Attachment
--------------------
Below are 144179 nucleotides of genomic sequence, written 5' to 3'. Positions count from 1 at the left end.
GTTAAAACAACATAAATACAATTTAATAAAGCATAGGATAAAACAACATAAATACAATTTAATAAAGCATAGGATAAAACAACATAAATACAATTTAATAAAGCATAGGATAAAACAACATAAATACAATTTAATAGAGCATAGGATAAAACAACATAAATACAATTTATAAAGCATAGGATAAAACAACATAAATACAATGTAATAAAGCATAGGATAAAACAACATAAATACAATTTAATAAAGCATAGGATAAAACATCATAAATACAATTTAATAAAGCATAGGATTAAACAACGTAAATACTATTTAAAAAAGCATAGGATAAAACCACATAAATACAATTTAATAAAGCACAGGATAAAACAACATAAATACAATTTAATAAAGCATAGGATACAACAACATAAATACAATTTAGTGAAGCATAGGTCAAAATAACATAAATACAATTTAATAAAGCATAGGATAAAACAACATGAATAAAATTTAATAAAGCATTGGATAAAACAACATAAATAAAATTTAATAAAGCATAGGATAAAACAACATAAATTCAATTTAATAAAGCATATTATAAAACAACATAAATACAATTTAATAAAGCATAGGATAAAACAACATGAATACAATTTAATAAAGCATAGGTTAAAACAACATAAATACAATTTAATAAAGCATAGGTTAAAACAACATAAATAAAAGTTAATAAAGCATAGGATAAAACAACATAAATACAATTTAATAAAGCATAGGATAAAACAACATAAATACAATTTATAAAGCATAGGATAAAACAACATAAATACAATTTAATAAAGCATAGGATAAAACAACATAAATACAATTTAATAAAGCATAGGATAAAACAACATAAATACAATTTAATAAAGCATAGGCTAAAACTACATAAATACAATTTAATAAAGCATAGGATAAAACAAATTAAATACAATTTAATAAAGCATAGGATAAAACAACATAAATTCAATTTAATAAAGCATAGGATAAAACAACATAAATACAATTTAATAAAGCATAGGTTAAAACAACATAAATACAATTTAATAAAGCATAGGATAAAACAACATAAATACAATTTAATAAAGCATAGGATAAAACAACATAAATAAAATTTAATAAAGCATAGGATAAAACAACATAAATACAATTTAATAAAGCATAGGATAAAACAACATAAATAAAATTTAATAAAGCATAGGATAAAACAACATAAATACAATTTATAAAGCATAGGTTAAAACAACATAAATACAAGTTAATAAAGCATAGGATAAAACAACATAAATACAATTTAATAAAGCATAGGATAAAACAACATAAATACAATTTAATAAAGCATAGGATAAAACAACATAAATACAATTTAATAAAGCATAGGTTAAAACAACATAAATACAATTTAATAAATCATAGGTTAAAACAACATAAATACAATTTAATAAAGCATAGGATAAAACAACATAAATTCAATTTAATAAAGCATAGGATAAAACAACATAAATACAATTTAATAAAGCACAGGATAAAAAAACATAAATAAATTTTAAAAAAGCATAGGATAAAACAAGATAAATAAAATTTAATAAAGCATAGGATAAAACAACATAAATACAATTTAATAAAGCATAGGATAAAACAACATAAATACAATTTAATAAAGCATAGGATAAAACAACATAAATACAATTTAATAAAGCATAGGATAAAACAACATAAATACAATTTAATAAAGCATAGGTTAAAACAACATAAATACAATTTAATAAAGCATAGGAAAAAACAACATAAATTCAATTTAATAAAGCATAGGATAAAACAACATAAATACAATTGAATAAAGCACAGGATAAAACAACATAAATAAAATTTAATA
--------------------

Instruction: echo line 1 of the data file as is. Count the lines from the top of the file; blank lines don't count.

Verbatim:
Below are 144179 nucleotides of genomic sequence, written 5' to 3'. Positions count from 1 at the left end.